Despite every detail of the bird, and the photos as proof, the observer claimed the bird in the field had been slightly smaller than a flicker. There were no other birds around, only the bird in the grass. Now as I said when I opened the picture I had no doubt as to what the bird was, and despite the obvious ID there were quite a few birders who just disagreed. In the end I gave up and said the bird is a definitely a Rock Wren, no ifs ands or buts—and laid it to rest. It wasn’t worth arguing over such a pedantic subject, and if others weren’t inclined to look at the evidence then I couldn’t change their mind.
claimed the bird was slightly smaller than a flicker. Aside from the obvious field marks that made this bird a Rock Wren, the observers word on the size was the only thing that pointed to something different. This is highly problematic with bird identification and has caused more than a few fumbles on bird IDs. Size can be very difficult to judge in the field. Especially on a single bird sitting on a mud flat, or in the grass. When a bird is by itself and you are looking at it through a spotting scope, binoculars, or a camera, it often fills a large portion of the viewing area. It can give the impression that a Quail is the same size as a Grouse; or a warbler the same as an oriole.
Size can be extremely helpful in IDing a bird but is only really useful when there is something to gauge the size against. There needs to be something measurable to make an ID judgment based off of size alone. While I was in California recently looking for Island Scrub-Jay it was noted that the jays are about 33% larger than their mainland counterparts. That’s a pretty big size difference—but in the field when looking at a pair through my binoculars, all that was apparent was that they were scrub-jays, and not that they were the size of a small magpie instead of the jays back home.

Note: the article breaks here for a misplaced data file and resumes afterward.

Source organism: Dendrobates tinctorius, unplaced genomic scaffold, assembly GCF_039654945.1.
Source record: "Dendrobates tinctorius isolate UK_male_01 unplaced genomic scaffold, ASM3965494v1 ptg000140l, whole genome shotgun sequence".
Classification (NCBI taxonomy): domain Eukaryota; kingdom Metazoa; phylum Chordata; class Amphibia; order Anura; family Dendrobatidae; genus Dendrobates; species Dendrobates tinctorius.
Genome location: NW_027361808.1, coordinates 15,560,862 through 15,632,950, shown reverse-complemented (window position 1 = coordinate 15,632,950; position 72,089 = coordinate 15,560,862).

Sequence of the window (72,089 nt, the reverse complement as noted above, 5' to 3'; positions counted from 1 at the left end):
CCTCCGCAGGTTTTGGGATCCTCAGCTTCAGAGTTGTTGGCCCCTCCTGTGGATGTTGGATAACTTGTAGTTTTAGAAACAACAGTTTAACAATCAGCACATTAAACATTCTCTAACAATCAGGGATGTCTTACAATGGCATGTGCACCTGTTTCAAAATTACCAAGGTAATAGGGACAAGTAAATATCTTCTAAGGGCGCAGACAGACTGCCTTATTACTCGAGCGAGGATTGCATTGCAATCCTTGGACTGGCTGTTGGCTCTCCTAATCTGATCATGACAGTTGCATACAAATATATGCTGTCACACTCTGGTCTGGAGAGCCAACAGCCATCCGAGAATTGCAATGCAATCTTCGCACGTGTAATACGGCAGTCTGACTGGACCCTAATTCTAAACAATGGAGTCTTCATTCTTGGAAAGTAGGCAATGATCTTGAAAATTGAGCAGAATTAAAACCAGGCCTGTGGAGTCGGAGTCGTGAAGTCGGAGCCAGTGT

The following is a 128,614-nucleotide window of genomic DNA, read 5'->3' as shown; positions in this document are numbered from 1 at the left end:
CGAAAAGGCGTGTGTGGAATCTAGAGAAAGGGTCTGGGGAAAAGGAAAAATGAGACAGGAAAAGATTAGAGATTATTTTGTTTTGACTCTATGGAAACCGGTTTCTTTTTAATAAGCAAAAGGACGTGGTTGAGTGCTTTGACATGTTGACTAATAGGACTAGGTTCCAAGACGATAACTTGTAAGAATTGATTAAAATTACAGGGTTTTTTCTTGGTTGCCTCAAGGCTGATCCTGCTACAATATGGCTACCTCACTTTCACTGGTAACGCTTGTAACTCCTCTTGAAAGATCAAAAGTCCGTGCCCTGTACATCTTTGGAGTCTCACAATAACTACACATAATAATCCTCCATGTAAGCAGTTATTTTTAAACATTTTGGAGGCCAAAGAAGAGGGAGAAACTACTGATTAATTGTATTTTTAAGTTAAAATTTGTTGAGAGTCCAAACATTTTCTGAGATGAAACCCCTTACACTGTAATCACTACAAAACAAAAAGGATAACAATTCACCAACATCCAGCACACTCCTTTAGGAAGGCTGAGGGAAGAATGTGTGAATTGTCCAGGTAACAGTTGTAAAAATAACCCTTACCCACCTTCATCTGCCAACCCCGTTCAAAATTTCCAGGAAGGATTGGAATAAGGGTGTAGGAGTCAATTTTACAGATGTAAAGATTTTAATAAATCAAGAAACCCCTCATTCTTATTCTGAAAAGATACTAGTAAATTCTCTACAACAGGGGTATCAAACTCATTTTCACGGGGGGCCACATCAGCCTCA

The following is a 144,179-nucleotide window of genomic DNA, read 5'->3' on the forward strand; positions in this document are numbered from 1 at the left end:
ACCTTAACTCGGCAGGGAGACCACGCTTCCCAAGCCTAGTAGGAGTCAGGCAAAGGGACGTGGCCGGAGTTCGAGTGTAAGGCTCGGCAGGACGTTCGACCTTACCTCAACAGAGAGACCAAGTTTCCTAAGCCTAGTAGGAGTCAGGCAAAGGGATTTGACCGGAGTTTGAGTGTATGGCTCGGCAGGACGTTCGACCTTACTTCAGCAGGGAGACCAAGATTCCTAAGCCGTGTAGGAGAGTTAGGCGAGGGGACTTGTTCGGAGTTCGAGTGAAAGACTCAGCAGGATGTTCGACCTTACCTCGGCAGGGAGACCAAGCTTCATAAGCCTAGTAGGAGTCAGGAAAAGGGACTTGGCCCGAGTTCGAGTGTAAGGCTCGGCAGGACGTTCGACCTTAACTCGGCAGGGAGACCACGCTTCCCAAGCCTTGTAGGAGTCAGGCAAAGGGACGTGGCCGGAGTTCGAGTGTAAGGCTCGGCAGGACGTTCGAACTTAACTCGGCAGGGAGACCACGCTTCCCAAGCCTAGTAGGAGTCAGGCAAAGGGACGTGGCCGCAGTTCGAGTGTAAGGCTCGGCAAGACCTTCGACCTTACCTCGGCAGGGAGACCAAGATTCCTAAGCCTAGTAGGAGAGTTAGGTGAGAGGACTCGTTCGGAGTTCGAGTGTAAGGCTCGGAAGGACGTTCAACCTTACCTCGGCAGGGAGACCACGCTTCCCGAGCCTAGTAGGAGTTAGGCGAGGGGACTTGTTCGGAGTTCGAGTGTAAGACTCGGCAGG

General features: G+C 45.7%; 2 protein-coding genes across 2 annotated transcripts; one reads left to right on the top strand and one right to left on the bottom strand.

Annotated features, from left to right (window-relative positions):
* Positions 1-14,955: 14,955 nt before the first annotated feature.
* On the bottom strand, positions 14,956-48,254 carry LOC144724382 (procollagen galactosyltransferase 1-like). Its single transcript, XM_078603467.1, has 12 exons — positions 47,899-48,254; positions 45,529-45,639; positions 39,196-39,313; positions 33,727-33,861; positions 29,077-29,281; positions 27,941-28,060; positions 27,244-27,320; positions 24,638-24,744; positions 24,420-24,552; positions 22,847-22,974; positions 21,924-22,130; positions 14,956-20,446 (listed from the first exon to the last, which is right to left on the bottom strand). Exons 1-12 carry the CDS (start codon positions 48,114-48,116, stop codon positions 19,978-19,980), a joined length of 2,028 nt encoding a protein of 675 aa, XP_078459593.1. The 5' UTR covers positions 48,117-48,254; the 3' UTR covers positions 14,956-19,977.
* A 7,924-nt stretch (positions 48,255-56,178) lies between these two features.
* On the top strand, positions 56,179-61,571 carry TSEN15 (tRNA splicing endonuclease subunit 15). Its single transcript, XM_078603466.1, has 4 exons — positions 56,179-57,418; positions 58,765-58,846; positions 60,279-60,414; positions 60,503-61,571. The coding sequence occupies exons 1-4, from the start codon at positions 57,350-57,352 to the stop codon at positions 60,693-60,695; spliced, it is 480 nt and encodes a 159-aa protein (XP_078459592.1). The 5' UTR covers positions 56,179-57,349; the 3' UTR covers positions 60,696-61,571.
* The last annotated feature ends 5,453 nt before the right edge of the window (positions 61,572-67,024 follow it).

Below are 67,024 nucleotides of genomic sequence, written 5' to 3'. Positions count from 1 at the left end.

The first time I ever led an owling trip specifically to look for Flammulated Owls I didn’t think it necessary to tell the group to look for a bird the size of a robin—so when the first owl appeared more than half the group of 20 or so birders didn’t see the bird. Afterwards I asked what they were looking for and was surprised that most were looking for something the size of a Great Horned Owl and hadn’t noticed the tiny bird sitting just a few feet away. I had assumed that most birders understood the size differences within species and hadn’t thought to explain the difference. Since then I have always started off by explaining that difference to get those participating in the mindset for what they are looking for. In this case it’s not a size judgment, but the actual knowledge of the size that led to issues.
Knowing the size of certain types of birds and the sizes of things or other birds near them, helps in making some tougher ID calls. It can also help rule things out based on size alone. You will never see a Rock Wren that is the same size as a Sage Thrasher, or a Merlin that is the same size as a Broad-winged Hawk. I will follow this post up with a few tips and tricks I have used over the years to help gauge the size of a bird in the next week or so.